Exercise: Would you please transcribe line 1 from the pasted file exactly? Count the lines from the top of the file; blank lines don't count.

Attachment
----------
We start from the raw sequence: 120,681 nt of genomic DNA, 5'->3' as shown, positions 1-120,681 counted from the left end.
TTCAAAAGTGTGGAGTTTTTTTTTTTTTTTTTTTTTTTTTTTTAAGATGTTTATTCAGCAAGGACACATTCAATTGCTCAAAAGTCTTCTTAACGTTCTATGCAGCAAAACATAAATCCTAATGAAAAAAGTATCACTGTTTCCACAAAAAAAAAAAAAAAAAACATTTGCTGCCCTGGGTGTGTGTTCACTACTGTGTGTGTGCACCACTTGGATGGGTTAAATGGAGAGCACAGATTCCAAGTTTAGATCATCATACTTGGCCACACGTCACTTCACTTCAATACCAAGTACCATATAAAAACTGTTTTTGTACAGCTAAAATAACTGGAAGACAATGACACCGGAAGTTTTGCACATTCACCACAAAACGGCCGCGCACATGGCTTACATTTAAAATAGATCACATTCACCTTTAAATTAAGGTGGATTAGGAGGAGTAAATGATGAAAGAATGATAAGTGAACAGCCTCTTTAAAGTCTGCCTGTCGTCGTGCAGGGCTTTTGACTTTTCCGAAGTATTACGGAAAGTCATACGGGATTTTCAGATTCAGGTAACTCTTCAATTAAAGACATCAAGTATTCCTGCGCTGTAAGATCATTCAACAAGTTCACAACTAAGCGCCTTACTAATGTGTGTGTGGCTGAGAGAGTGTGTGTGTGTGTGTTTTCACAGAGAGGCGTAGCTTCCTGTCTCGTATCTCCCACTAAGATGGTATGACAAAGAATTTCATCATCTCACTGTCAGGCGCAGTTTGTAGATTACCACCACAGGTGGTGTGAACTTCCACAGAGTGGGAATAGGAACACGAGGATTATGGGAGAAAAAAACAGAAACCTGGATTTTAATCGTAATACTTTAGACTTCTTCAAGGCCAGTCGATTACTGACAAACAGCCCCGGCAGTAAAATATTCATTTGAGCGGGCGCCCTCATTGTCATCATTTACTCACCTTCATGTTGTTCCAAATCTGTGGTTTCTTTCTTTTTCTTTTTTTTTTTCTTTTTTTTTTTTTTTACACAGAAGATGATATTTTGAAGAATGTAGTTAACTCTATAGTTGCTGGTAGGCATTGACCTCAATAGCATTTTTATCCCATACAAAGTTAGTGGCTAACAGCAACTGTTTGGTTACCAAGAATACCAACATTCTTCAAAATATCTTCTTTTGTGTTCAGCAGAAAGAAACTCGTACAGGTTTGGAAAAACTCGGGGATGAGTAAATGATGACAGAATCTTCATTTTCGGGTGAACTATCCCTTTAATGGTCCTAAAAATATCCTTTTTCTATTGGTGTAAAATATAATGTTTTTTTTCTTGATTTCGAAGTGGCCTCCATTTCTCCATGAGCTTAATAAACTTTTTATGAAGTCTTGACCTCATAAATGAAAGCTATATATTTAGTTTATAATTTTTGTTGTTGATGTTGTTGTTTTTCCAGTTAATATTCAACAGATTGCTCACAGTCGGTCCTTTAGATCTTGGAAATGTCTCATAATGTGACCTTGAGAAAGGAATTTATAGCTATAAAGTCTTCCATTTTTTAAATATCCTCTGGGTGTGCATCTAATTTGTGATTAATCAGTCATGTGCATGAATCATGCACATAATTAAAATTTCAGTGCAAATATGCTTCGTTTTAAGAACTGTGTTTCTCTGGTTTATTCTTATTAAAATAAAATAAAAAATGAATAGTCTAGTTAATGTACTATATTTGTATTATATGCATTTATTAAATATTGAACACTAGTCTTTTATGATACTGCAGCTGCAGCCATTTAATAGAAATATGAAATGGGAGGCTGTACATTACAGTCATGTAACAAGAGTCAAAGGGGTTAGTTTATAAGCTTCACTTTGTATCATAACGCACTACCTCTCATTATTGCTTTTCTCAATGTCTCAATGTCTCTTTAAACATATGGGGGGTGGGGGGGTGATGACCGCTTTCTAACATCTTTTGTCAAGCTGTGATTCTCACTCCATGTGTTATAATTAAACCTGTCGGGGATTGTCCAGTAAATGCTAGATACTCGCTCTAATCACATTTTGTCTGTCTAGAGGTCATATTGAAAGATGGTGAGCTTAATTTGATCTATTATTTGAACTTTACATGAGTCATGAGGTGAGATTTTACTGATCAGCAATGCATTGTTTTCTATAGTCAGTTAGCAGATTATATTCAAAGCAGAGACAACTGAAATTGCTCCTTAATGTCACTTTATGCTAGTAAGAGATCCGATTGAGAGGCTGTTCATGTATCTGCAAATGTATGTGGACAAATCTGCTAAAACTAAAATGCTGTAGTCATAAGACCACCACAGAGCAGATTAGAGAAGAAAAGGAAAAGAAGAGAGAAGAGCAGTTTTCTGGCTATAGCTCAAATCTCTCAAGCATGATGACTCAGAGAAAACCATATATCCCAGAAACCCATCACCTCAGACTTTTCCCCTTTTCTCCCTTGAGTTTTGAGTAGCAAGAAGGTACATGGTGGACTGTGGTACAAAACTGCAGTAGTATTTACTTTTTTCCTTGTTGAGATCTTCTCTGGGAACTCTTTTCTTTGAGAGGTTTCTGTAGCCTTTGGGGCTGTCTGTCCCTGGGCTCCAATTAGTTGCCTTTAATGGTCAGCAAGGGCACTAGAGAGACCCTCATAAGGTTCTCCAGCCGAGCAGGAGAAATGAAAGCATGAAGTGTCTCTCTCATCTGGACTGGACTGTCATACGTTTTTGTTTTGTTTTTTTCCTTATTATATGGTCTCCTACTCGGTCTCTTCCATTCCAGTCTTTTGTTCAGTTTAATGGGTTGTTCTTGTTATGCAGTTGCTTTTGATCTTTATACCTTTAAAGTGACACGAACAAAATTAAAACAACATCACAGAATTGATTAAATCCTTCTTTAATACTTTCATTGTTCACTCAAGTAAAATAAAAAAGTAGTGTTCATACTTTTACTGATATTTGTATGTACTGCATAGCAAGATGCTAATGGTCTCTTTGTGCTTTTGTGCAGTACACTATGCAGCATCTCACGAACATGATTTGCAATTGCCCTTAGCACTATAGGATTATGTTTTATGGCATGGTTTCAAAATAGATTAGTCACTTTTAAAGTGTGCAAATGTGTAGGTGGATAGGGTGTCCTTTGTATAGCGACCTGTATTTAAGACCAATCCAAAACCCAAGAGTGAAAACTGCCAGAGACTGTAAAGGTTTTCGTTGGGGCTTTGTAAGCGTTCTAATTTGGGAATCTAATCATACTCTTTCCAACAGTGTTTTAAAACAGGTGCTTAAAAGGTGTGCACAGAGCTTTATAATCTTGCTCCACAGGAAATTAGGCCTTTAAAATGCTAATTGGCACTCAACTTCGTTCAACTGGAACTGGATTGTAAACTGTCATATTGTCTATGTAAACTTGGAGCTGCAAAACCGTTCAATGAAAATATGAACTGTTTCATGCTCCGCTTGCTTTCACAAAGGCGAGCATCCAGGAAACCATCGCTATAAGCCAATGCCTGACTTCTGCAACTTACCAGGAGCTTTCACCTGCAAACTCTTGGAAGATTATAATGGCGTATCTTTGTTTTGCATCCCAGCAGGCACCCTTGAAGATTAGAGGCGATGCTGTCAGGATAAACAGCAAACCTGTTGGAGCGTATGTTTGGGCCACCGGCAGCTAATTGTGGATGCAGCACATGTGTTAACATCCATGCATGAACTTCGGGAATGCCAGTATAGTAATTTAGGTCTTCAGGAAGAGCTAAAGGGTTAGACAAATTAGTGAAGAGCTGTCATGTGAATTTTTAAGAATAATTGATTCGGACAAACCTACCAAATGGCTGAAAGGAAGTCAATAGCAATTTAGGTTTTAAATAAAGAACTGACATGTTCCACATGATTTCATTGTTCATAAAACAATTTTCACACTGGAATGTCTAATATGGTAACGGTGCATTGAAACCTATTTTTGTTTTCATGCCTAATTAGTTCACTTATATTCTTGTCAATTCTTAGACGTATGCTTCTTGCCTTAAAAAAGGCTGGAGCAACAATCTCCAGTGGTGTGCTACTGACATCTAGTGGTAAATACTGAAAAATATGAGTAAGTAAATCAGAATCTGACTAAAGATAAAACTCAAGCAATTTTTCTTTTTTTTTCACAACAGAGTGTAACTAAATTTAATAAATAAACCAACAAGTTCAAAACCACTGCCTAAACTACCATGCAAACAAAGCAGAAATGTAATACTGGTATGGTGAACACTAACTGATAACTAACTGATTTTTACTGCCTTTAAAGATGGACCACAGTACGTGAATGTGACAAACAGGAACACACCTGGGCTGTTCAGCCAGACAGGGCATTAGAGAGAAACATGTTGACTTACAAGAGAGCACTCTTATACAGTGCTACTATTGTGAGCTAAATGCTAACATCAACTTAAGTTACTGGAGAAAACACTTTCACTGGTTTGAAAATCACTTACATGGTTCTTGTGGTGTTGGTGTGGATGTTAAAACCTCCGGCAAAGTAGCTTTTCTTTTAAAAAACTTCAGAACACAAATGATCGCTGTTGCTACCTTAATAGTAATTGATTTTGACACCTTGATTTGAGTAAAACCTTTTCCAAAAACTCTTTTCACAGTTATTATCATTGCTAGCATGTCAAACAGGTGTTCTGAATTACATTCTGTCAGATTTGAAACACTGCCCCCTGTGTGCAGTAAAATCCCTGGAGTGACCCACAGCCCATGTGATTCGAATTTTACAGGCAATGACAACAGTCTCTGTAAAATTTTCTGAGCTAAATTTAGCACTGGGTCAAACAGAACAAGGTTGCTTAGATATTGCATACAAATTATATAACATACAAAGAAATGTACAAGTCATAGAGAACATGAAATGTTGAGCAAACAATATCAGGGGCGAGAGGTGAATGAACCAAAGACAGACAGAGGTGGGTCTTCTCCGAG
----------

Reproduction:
We start from the raw sequence: 120,681 nt of genomic DNA, 5'->3' as shown, positions 1-120,681 counted from the left end.